Part 2: Full HD ‘digital zoom’ using crop – a viable option? HD video with DSLRs – The good, the bad and the ugly.
UPDATED at bottom!
Much in this post is speculation, especially the theories about how the Canon CMOS sensors record video and what is theoretically feasible to achieve with a firmware upgrade. These speculations are of course not unfounded and rely on information given by other users and technology experts. I am not a technology expert or engineer, and I speculate purely from my – maybe naïve – standpoint as a DoP and filmmaker that is keen on the things to come.
Thanks for checking back! Last time, in Part 1 of this two-part series, I looked at the disadvantages of shooting video with these shiny new DSLRs we adore so much. I focused mainly on the problems that are caused by the CMOS sensors that are optimized for still image shooting.
This time, I will focus on the good bits. To be more precise, I will focus on what THEORETICALLY would be possible with DSLRs if the manufacturers or some software crack like Trammell Hudson (with his Magic Lantern alternative firmware for the 5D Mark II) would come up with a new firmware. So let’s call it a little vision. It would be a way to put some of those still image pixels to good use for video shooting.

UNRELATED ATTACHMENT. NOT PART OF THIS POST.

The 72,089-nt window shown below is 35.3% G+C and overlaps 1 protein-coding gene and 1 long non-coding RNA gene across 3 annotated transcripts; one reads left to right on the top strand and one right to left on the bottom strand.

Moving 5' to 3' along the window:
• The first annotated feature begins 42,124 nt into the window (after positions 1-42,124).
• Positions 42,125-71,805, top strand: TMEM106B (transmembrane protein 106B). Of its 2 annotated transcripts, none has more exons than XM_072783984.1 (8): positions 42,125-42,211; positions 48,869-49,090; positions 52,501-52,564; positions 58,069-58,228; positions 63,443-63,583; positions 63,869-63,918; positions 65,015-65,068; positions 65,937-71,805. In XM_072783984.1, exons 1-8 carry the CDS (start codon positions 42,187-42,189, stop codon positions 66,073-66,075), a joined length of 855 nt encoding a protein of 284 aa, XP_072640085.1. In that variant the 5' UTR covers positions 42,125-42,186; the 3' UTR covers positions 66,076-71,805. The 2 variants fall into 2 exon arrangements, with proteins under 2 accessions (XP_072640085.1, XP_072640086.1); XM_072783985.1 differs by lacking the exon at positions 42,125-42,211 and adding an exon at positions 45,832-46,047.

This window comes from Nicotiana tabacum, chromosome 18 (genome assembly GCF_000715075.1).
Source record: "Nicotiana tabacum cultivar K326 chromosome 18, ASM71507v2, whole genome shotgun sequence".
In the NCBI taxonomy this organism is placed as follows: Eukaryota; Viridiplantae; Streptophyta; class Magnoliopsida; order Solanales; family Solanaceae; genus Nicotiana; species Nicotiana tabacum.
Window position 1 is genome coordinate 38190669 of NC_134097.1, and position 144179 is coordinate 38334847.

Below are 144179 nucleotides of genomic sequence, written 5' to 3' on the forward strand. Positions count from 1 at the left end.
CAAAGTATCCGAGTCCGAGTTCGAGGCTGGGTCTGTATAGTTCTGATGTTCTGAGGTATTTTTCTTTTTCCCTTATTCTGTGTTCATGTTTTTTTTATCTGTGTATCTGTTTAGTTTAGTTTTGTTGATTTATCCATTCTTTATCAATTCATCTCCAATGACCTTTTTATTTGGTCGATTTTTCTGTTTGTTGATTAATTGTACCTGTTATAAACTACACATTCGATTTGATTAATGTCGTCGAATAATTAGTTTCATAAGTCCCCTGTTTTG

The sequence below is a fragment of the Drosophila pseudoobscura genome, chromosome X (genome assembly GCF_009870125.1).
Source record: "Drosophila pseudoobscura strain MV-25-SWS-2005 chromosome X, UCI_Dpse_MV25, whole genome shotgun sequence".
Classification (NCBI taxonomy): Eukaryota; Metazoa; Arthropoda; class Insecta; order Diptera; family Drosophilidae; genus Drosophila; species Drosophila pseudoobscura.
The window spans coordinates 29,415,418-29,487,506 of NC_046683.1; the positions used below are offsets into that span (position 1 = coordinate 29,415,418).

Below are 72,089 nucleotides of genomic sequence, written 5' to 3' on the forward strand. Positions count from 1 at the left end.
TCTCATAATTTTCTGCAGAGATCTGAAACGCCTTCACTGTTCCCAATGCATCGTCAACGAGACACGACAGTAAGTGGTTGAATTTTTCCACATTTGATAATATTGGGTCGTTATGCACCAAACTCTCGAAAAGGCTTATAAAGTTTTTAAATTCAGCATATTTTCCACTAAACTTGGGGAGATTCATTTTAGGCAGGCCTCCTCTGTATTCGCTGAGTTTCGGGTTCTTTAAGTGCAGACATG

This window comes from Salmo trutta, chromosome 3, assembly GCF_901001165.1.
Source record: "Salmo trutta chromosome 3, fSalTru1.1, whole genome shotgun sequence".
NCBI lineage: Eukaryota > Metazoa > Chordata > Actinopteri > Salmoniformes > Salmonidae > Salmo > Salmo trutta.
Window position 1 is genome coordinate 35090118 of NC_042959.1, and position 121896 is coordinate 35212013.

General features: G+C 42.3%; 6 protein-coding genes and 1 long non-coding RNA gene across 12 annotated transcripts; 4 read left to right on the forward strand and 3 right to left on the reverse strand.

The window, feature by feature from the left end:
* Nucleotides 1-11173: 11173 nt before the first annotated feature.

Video acquisition on a DSLR in practice:
I scribbled up this little graphic to show you how the acquisition of 1080p video works on the example of the Canon EOS 5D Mark II (it works the same way in the 7D or 550D/T2i, with the only difference being that their CMOS sensors have a slightly smaller resolution and are smaller, APS-C sized).
Canon doesn’t have official spec sheets that explain what exactly they are doing to acquire video with these cameras. However, many people who are much smarter than me have come up that this must be the way how they do it. I’ve summed up all the facts I could find on various web forums and posts and summed it up in these graphical interpretations. Please be aware of the fact that much of this is still speculation, but this is the most likely way video seems to be recorded on DSLRs.
When shooting 1080p video on the 5D Mark II, only every third line of the 3,159 lines of the 16:9 area of the sensor is recorded, which results in 1,053 lines (in total, the sensor consists of 3,744 lines, but the additional lines are only used for the different aspect ratio of still images).